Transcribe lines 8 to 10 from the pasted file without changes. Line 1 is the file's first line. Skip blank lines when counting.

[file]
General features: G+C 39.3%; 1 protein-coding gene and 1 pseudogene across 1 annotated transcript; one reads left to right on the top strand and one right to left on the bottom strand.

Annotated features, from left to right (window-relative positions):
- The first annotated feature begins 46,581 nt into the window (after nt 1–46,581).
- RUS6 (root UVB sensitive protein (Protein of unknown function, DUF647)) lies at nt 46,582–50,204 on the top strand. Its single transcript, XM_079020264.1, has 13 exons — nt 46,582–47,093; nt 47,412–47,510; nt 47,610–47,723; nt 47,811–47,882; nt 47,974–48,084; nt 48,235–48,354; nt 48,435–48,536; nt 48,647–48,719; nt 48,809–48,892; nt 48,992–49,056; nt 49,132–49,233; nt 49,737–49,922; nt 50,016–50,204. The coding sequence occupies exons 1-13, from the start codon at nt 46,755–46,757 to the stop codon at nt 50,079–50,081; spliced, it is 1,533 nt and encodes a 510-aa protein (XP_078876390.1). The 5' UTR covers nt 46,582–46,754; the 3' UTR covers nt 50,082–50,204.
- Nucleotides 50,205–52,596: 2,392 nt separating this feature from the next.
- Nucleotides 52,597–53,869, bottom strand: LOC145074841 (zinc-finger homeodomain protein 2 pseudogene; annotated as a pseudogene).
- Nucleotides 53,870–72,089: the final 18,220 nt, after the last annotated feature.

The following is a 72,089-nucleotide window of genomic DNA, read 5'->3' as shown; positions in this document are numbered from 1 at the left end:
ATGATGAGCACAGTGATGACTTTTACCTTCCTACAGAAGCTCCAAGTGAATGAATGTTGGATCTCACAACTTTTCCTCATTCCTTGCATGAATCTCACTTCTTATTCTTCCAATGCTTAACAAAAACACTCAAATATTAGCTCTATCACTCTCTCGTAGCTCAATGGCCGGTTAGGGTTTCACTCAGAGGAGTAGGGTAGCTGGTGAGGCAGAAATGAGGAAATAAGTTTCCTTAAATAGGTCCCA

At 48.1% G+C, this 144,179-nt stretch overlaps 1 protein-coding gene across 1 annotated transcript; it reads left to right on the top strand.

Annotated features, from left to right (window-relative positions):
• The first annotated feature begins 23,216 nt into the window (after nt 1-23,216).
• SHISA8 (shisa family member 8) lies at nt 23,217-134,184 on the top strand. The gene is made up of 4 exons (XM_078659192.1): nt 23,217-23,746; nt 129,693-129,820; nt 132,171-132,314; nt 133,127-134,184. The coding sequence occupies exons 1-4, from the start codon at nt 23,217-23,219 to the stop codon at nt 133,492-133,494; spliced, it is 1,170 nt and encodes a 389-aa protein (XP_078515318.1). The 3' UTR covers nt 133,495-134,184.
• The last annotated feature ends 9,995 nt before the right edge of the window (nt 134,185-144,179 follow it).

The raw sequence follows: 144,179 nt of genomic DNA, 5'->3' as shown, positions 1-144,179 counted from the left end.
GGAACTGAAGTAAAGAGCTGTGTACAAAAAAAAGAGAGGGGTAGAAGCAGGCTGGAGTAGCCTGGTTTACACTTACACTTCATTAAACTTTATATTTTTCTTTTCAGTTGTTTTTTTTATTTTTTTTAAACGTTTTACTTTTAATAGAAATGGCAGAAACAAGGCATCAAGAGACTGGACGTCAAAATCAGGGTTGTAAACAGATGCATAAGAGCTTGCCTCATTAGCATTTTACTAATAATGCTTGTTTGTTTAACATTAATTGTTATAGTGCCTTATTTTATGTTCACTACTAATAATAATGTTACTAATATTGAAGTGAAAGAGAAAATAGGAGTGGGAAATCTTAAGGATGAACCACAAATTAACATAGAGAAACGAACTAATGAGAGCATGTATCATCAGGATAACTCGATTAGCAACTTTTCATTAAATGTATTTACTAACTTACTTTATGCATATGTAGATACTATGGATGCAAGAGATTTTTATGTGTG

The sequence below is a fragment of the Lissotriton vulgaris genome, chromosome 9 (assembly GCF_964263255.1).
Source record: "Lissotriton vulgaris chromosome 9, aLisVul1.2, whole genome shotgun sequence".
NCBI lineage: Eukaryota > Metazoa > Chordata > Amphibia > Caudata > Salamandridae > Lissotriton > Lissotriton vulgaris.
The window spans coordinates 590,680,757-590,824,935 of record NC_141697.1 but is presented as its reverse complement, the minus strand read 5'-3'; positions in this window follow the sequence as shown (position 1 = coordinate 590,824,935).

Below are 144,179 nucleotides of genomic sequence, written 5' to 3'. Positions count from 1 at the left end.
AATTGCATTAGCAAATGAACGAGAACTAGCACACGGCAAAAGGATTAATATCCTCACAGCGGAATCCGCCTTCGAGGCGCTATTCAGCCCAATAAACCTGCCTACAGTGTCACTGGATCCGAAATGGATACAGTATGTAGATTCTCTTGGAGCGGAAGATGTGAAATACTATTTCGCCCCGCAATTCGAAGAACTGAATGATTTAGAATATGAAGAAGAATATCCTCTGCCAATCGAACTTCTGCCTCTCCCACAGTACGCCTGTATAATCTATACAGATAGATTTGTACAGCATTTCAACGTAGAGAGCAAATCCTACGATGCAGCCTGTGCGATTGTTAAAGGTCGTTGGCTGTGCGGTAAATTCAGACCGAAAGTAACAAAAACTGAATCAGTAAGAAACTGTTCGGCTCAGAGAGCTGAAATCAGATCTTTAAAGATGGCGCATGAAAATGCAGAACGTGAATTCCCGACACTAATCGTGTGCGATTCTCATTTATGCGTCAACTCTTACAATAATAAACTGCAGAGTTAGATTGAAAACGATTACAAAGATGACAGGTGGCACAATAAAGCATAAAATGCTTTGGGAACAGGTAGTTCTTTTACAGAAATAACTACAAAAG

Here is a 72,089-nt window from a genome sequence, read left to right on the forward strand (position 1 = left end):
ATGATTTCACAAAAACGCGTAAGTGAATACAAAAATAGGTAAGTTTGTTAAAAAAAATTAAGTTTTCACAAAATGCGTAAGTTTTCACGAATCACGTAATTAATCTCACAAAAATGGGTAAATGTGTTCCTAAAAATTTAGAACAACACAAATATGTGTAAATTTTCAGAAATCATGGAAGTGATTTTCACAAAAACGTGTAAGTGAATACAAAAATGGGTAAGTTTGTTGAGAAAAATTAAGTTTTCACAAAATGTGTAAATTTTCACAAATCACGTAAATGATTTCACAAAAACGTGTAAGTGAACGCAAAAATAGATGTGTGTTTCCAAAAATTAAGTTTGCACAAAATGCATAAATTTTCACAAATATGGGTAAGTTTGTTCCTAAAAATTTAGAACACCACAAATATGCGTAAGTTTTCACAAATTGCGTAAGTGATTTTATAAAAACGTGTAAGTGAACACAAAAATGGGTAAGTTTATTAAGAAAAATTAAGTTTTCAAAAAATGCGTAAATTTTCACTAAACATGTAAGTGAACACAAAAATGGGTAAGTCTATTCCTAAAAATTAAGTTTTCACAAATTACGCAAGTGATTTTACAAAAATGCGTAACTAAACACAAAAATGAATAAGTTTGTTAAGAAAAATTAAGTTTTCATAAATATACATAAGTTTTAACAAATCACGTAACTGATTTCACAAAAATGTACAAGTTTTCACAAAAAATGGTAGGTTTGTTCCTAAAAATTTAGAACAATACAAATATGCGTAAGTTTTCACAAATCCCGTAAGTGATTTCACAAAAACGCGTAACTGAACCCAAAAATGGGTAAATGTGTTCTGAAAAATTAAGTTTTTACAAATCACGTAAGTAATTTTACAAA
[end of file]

The following is a 72,089-nucleotide window of genomic DNA, read 5'->3' as shown; positions in this document are numbered from 1 at the left end:
ATGATGAGCACAGTGATGACTTTTACCTTCCTACAGAAGCTCCAAGTGAATGAATGTTGGATCTCACAACTTTTCCTCATTCCTTGCATGAATCTCACTTCTTATTCTTCCAATGCTTAACAAAAACACTCAAATATTAGCTCTATCACTCTCTCGTAGCTCAATGGCCGGTTAGGGTTTCACTCAGAGGAGTAGGGTAGCTGGTGAGGCAGAAATGAGGAAATAAGTTTCCTTAAATAGGTCCCA

At 48.1% G+C, this 144,179-nt stretch overlaps 1 protein-coding gene across 1 annotated transcript; it reads left to right on the top strand.